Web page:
“We respect the right of our students to complain and seek redress if they feel that they have not received the support they expected from us. We still believe our complaints procedure represents the most efficient, cost-effective and swiftest way for students to resolve their complaints. We are pleased that the High Court has ordered that proceedings be stayed to allow for the parties to attempt to resolve the students’ claims without the need for further litigation, and that the Court has recognised the part our complaints procedure can play.

“We remain confident that our complaints process is the best route for our students. Should anyone be unsatisfied with our response to their complaint, they also have the further option of asking the Office of the Independent Adjudicator for Higher Education, the appointed independent body for student complaints, to review UCL’s decision.”

Unless I misunderstand the court clearly thinks the complaints procedure isn’t good enough staying the case to allow for the ADR process to take place.

In new Delhi a law has now been passed requiring anyone in a civil dispute to attempt mediation before approaching court or tribunal, it’s the equivalent of the CPR pre action protocol that requires litigation to be the last option not the first. Good to see this kind of positive hoop jumping being put in place.

I’ll be back to normal next week, hopefully buoyed up by this government getting a beating at the polls but until then if you feel your own black dog returning do seek assistance, I’ll be screaming into the void for a while just yet.

The three pillars of mediation remain it’s voluntary (at the moment), it’s confidential, the mediator is independent, by using those pillars to support your work the parties keep control, save costs, save time and energy and reduce stress. Finally this one is mediation, mediator jointly appointed, areas of discussion agreed and intention to be bound by the outcome.

In person or via electronic media as we’ve said before choose to mediate early and resolve your issues effectively, timeously, and with less stress and costs than going to your solicitor so you can get out choose a different path, not quite the road less travelled but perhaps the path less adversarial. You have an interest in the outcome the sooner you get round the mediation table the quicker you can move forward and avoid the grilling a cross examination in court would put you through.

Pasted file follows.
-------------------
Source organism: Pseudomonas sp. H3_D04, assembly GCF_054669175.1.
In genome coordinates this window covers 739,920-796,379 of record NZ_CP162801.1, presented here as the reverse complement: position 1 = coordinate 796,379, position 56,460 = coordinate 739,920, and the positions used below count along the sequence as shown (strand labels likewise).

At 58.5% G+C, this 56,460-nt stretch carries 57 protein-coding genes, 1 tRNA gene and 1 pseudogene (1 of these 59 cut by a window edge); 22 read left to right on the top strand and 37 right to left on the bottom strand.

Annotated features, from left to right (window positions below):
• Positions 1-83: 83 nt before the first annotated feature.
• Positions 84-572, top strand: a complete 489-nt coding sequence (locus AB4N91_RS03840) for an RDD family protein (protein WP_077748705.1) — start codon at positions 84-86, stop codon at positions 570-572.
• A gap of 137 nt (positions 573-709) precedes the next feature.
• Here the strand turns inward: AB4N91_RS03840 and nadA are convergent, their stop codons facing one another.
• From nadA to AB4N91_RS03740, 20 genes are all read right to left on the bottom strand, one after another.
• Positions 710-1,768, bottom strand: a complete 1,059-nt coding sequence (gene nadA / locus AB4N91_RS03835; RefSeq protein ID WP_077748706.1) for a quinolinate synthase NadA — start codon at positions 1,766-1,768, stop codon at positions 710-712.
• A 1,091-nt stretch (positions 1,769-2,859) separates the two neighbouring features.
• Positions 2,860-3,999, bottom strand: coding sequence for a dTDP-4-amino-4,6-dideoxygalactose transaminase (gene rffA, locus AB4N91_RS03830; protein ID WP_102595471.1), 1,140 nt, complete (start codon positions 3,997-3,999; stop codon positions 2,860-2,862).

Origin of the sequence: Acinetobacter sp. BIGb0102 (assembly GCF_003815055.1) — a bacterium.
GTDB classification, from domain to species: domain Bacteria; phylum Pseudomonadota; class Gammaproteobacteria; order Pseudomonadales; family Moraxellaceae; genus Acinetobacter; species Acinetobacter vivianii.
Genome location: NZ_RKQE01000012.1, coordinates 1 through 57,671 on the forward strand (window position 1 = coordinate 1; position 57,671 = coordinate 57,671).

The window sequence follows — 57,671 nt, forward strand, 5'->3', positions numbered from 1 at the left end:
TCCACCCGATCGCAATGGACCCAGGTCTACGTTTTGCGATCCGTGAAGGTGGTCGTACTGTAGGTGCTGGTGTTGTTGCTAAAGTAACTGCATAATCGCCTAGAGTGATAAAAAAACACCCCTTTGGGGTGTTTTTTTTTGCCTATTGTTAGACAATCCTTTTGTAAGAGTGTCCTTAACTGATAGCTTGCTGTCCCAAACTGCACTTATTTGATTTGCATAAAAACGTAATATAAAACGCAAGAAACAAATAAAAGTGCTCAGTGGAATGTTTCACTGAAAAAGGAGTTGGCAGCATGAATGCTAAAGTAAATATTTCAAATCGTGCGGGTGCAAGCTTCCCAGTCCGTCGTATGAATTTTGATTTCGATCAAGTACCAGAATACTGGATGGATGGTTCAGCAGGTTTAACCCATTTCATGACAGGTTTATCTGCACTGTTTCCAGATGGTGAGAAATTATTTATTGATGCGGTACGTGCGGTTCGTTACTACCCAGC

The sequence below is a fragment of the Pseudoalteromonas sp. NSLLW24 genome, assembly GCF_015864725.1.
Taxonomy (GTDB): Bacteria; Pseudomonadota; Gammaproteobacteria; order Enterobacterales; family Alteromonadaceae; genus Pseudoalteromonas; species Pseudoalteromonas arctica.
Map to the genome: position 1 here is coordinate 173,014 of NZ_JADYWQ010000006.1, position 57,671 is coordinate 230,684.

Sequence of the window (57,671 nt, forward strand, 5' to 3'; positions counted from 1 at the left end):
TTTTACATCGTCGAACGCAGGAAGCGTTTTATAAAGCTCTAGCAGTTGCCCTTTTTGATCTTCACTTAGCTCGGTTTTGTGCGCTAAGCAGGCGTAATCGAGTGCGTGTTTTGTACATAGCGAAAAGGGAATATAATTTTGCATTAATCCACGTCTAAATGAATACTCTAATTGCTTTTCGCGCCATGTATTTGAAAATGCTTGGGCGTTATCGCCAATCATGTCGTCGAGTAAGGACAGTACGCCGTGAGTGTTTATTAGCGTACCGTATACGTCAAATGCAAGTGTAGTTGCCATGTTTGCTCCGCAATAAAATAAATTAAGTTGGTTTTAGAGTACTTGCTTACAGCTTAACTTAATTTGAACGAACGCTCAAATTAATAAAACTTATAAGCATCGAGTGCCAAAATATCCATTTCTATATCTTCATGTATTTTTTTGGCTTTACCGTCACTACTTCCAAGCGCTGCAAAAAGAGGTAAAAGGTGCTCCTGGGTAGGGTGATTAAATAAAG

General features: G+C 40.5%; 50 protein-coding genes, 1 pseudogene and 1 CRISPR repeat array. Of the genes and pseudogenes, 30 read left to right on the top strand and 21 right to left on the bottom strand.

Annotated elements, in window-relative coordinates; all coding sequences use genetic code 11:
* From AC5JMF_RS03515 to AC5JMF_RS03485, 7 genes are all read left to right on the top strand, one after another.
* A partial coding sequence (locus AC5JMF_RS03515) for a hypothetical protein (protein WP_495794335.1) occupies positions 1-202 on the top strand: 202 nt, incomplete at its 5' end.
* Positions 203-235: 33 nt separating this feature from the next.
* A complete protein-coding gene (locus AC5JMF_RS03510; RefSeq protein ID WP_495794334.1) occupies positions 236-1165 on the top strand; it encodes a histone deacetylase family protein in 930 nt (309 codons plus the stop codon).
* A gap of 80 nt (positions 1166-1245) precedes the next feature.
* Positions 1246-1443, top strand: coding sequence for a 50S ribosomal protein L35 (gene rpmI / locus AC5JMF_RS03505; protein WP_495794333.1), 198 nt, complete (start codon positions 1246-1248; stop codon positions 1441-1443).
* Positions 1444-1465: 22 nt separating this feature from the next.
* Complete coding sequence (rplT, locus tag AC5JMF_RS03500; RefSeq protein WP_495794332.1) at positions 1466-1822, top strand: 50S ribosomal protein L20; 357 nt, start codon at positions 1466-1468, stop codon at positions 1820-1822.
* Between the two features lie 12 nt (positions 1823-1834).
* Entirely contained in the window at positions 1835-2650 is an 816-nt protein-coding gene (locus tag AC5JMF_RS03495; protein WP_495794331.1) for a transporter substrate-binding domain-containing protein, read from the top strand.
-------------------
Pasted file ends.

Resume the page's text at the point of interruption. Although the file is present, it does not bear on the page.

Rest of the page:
By having a deep and meaningful discussions with parties the mediator elicits what the true “red-lines” are and where there is the potential for compromise, it is with this structured period of reflection that the parties are then able to reach an accord.

The flexible nature of mediation and the possible outcomes make it an ideal way to resolve disputes in an ever-changing world and the open nature of discussions in mediation whilst remaining confidential allows all sides to engage fully in the process and understand the needs of all involved allowing parties to reach a conclusion which both sides can live with and move on.

There are so many situations which could have been resolved by early intervention of mediation it continues to surprise me the lengths the public will go to avoid referral.

Whether you need a mediator to help out with a construction matter in the Northwest, or council’s plans in Cheshire, a civil mediator in London, a commercial mediator in Manchester, a dispute resolution for your family in Liverpool, a neighbourhood mediation in Stockport, then our mediators at Northwest Mediation can help.

Mediation is cheaper, quicker and less stressful than running any case to court, it can help with any dispute whether it's an employment issue or the sale at an under value of a property, a fight with a neighbour, family issues, commercial disputes, civil mediation or inheritance, wills and probate arguments contact Northwest Mediation on 0161 667 4418 or via email at

neighbour mediation; commercial dispute resolution; civil mediation; commercial dispute; corporate dispute; commercial mediator; family mediation; inheritance wills probate mediation; property mediator; civil mediator; civil litigation; fast track mediation; injury mediation